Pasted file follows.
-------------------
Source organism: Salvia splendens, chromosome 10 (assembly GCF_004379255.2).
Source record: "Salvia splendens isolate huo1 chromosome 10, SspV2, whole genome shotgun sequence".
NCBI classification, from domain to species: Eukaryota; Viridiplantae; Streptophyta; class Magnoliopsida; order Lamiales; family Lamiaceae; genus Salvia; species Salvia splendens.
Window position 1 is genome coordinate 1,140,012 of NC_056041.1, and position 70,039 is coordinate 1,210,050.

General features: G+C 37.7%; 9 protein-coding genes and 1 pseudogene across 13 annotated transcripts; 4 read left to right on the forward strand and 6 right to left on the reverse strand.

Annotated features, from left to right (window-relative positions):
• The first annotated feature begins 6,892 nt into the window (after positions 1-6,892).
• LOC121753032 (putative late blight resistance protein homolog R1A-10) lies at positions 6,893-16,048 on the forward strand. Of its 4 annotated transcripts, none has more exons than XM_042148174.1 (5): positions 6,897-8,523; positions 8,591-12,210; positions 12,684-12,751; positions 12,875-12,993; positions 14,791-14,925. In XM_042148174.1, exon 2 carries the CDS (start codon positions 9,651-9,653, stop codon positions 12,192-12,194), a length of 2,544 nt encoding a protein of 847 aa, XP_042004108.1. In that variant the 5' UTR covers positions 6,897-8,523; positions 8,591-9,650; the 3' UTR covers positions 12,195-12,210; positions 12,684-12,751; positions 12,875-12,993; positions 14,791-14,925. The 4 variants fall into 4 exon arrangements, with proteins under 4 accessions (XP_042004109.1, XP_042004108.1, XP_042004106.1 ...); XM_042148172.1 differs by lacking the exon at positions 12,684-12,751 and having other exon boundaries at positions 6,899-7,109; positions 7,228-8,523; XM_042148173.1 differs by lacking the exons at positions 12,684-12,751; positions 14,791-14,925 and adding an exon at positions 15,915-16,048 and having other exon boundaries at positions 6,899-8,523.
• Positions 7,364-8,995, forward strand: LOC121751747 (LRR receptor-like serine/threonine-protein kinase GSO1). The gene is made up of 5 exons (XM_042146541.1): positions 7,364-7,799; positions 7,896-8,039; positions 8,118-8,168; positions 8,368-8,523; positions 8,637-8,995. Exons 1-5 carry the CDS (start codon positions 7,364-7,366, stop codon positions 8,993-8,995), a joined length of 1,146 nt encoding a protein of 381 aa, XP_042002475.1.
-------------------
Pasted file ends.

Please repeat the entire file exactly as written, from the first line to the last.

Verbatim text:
Source organism: Salvia splendens, chromosome 10 (assembly GCF_004379255.2).
Source record: "Salvia splendens isolate huo1 chromosome 10, SspV2, whole genome shotgun sequence".
NCBI classification, from domain to species: Eukaryota; Viridiplantae; Streptophyta; class Magnoliopsida; order Lamiales; family Lamiaceae; genus Salvia; species Salvia splendens.
Window position 1 is genome coordinate 1,140,012 of NC_056041.1, and position 70,039 is coordinate 1,210,050.

General features: G+C 37.7%; 9 protein-coding genes and 1 pseudogene across 13 annotated transcripts; 4 read left to right on the forward strand and 6 right to left on the reverse strand.

Annotated features, from left to right (window-relative positions):
• The first annotated feature begins 6,892 nt into the window (after positions 1-6,892).
• LOC121753032 (putative late blight resistance protein homolog R1A-10) lies at positions 6,893-16,048 on the forward strand. Of its 4 annotated transcripts, none has more exons than XM_042148174.1 (5): positions 6,897-8,523; positions 8,591-12,210; positions 12,684-12,751; positions 12,875-12,993; positions 14,791-14,925. In XM_042148174.1, exon 2 carries the CDS (start codon positions 9,651-9,653, stop codon positions 12,192-12,194), a length of 2,544 nt encoding a protein of 847 aa, XP_042004108.1. In that variant the 5' UTR covers positions 6,897-8,523; positions 8,591-9,650; the 3' UTR covers positions 12,195-12,210; positions 12,684-12,751; positions 12,875-12,993; positions 14,791-14,925. The 4 variants fall into 4 exon arrangements, with proteins under 4 accessions (XP_042004109.1, XP_042004108.1, XP_042004106.1 ...); XM_042148172.1 differs by lacking the exon at positions 12,684-12,751 and having other exon boundaries at positions 6,899-7,109; positions 7,228-8,523; XM_042148173.1 differs by lacking the exons at positions 12,684-12,751; positions 14,791-14,925 and adding an exon at positions 15,915-16,048 and having other exon boundaries at positions 6,899-8,523.
• Positions 7,364-8,995, forward strand: LOC121751747 (LRR receptor-like serine/threonine-protein kinase GSO1). The gene is made up of 5 exons (XM_042146541.1): positions 7,364-7,799; positions 7,896-8,039; positions 8,118-8,168; positions 8,368-8,523; positions 8,637-8,995. Exons 1-5 carry the CDS (start codon positions 7,364-7,366, stop codon positions 8,993-8,995), a joined length of 1,146 nt encoding a protein of 381 aa, XP_042002475.1.